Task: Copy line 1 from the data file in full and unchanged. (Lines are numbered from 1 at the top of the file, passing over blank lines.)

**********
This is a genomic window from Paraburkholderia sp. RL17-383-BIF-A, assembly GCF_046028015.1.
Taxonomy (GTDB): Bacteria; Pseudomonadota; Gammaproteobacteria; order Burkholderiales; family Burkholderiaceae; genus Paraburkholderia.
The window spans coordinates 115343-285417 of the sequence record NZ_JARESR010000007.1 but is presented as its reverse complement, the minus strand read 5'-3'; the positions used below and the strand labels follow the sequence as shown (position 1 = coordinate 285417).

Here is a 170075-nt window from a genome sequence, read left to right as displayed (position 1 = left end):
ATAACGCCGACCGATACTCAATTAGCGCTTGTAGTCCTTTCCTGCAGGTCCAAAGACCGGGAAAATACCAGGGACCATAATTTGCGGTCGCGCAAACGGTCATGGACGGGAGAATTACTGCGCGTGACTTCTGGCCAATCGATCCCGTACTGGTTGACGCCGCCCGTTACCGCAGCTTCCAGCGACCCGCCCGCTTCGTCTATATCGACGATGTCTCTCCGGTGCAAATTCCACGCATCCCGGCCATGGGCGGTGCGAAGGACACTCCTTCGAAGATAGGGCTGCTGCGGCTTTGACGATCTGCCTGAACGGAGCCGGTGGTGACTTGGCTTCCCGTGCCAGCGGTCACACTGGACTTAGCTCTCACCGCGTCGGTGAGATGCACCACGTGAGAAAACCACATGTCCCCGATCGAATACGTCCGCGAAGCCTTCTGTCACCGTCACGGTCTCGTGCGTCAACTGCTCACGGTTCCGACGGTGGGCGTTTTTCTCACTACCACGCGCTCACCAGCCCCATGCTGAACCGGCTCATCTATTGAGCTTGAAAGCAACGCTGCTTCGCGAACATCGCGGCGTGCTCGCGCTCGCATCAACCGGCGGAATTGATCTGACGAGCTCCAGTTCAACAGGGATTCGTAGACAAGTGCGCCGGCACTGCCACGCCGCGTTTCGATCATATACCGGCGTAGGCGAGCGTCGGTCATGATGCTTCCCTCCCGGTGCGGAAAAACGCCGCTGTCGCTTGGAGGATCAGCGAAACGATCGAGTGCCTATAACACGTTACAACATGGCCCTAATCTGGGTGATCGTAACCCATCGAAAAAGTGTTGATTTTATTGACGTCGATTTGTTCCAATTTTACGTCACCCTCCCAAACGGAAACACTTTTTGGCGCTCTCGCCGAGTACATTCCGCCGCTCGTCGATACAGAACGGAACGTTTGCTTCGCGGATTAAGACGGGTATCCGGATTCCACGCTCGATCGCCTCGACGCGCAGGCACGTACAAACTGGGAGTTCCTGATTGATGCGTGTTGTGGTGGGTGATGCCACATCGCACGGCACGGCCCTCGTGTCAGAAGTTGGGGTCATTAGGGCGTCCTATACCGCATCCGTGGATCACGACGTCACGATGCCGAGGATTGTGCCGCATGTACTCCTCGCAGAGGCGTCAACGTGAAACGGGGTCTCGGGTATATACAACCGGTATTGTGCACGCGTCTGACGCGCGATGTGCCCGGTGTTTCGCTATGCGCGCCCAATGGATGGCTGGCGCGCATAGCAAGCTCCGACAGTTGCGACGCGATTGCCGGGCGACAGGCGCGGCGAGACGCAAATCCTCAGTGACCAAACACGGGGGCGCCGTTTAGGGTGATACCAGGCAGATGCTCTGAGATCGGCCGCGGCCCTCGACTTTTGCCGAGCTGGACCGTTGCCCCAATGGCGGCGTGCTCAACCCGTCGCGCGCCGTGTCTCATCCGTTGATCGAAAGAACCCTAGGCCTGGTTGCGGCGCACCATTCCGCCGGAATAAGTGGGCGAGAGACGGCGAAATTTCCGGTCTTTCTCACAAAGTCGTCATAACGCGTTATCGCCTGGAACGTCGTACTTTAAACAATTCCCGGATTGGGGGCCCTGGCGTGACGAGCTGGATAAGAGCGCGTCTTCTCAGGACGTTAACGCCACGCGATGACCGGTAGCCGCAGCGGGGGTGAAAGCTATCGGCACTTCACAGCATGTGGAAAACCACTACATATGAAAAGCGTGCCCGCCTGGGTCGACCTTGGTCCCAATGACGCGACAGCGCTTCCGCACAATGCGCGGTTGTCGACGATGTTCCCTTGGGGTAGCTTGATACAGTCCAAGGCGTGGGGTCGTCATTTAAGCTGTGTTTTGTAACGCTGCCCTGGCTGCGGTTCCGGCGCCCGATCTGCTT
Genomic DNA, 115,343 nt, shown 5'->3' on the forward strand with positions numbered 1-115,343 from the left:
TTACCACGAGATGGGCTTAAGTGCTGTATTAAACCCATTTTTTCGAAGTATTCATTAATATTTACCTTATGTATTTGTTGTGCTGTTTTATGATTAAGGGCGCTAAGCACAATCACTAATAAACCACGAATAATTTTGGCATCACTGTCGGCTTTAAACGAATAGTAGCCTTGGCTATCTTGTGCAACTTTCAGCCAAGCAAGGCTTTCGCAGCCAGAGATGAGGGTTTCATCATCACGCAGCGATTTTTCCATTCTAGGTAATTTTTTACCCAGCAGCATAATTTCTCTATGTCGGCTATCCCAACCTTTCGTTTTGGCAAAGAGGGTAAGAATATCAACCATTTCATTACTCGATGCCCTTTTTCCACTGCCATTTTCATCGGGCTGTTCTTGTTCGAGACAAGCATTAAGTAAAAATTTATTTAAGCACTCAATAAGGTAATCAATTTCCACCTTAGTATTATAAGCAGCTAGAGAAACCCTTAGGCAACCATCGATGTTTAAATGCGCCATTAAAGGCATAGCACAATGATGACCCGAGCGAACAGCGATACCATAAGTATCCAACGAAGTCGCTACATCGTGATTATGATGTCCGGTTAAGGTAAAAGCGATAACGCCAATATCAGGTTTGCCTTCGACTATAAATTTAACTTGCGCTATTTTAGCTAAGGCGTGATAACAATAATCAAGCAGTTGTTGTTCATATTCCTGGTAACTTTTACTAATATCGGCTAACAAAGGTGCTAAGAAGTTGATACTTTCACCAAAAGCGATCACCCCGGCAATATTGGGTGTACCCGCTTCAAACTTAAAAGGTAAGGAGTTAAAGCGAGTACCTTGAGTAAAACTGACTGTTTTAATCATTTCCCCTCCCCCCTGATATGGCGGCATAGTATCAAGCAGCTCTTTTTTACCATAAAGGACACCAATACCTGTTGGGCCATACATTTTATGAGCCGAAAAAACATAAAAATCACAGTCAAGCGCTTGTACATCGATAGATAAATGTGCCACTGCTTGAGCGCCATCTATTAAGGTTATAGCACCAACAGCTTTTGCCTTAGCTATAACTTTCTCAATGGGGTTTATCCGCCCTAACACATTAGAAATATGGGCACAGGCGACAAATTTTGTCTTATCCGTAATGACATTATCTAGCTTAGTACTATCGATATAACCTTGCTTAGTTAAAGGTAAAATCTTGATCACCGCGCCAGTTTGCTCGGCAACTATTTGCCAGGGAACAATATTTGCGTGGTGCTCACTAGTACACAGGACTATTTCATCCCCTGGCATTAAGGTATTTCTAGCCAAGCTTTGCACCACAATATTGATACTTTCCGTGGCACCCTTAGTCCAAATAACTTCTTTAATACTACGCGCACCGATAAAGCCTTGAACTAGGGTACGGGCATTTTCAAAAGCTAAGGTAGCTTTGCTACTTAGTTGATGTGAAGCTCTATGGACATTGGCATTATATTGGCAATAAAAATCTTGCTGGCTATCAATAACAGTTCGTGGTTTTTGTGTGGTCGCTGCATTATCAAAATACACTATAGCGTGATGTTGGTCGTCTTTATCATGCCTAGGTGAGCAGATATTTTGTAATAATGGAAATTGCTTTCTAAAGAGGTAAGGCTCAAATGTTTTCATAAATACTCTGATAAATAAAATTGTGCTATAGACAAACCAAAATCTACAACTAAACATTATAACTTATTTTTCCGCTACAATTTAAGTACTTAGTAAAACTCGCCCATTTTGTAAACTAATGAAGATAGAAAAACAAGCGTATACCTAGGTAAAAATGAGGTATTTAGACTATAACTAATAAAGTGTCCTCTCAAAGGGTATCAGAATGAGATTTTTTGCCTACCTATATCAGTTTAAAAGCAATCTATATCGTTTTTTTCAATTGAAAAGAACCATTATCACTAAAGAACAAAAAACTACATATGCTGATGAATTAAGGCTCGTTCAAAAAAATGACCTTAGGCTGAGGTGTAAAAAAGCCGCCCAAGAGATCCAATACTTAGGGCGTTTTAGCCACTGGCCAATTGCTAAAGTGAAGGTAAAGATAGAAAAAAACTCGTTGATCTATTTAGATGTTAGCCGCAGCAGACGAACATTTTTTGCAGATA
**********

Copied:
This is a genomic window from Paraburkholderia sp. RL17-383-BIF-A, assembly GCF_046028015.1.